J.Crew, admittedly a store that I have a pretty strong love for (my wedding dress is from there, after all, and not one of the trés expensive ones), unveiled the J.Crew Collection a year and a half ago, featuring fabrics that were even more luxurious than its main line, detailing like intricate hand-beading, and designs that ostensibly show a greater attention to creating fashion-y pieces that could appeal to a more high-end consumer looking for something “special.”  Now Anne Taylor wants to get in the act with their own “Collection” line, featuring high-end updates on their business-casual separates, albeit with better fabrics, construction and details.

 

While in theory the idea kind of works—asking people to pay more for a better-constructed item that veers more towards classic than trendy isn’t the most ridiculous thing ever—what both of these brands fail to realize is that the market they want to target already has higher-end contemporary/bridge lines (like, for instance, Theory) that fill this niche and carry brand cachet.  J.Crew manufactures shoes that sell for nearly as much as Marc Jacobs or even a simple Manolo Blahnik; these Ann Taylor pants are very close in price to Theory’s famously slimming pants.  If a customer has already made the leap to lay out that kind of money for a clothing item, what would stop them from getting something “authentic” versus a mass brand’s facsimile?  And more importantly, why go to the extra expense and effort to court this imaginary new segment when both would much more likely be efficiently spent catering to your actual customer?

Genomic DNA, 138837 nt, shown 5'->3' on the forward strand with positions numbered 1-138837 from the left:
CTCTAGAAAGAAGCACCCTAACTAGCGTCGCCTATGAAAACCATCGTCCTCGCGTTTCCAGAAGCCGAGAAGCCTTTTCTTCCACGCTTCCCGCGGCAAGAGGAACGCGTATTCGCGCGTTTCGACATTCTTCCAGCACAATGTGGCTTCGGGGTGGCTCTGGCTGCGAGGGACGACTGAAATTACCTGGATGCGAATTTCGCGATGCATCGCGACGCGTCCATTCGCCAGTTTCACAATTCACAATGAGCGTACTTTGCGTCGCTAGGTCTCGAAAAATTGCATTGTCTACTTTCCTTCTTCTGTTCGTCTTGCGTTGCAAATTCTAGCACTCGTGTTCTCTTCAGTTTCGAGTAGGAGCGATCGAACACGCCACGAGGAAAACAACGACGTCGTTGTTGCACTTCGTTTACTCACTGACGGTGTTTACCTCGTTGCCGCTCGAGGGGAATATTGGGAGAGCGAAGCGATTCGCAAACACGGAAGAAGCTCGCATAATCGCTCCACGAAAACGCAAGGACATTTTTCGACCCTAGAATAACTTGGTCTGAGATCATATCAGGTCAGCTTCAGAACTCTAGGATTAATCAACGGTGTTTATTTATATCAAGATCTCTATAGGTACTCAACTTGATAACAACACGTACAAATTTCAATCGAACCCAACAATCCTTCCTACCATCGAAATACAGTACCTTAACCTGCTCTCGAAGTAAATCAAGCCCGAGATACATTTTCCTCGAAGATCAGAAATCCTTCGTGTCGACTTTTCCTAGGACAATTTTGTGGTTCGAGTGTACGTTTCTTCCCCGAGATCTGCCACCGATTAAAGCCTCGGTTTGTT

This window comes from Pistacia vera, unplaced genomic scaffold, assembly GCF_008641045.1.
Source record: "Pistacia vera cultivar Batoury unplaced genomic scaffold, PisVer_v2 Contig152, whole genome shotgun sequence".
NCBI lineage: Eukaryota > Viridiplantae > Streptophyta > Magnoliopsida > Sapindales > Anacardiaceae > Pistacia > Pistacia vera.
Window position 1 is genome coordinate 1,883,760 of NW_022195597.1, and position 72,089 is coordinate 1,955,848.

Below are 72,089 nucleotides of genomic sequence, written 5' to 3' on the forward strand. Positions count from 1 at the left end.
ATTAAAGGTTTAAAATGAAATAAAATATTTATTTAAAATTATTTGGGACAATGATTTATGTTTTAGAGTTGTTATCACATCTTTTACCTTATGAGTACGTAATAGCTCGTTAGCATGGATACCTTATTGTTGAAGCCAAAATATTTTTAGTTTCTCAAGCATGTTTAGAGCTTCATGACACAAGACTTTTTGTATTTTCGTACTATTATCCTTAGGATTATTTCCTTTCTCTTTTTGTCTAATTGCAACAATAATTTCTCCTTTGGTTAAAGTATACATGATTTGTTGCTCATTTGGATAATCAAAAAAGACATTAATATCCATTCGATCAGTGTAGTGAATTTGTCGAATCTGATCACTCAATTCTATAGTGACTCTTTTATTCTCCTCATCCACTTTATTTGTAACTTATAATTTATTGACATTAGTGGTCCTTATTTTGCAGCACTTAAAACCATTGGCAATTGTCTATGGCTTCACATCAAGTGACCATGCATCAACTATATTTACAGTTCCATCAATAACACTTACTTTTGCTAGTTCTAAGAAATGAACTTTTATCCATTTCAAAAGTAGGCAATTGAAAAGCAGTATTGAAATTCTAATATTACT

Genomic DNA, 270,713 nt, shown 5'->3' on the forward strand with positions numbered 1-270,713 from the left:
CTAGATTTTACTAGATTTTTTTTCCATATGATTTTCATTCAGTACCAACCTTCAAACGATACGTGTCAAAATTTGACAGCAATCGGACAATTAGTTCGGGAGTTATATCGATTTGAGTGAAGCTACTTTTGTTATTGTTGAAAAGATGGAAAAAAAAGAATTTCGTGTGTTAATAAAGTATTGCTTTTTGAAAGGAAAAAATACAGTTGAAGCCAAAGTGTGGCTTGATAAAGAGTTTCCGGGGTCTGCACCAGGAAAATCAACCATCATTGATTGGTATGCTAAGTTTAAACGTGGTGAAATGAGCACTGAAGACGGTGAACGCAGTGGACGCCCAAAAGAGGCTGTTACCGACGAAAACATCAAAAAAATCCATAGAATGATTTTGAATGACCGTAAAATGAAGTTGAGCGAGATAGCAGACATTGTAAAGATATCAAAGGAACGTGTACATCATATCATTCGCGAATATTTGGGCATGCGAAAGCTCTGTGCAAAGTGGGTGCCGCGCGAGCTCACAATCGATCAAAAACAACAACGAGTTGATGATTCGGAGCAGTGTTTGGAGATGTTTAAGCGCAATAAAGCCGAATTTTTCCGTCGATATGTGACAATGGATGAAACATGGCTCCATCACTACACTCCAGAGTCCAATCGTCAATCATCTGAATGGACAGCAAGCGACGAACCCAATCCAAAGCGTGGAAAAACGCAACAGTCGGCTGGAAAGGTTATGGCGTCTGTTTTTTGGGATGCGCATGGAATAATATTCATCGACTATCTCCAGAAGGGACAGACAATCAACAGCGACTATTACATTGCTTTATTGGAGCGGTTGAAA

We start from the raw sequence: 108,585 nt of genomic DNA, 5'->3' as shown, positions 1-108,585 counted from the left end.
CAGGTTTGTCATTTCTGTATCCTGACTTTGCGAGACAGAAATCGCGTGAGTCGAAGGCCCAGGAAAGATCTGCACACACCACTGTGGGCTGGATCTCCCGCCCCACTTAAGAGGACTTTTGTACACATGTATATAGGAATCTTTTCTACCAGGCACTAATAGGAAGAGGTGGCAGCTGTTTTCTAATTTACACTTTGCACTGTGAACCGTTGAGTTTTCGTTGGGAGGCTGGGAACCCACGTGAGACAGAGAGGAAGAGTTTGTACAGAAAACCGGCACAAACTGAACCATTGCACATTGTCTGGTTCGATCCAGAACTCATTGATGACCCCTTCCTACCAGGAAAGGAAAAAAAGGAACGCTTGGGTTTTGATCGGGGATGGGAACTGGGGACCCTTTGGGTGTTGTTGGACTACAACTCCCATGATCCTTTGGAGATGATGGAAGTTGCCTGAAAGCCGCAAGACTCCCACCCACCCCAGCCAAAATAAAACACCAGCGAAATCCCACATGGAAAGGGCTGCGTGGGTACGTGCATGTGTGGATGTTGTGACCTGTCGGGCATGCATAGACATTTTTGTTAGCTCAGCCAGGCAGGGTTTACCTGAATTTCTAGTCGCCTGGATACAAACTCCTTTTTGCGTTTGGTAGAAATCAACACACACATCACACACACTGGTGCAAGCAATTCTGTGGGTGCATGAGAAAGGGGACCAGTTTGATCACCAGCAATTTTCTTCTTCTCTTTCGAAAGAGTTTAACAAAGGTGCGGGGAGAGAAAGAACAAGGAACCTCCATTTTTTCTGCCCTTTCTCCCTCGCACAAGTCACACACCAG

Clearly, they haven’t taken the same MBA classes Ryan Howard has.

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For all of you who live in the U.S./order on Amazon.com, you must have this customer service number at your fingertips:

1-800-201-7575

That is the number to reach Amazon.com’s customer service desk.  To understand how important this is, read this story to realize the arduous task it can be to acquire this.

 Real post to be available soon.

And yes, I’m awesome.  :)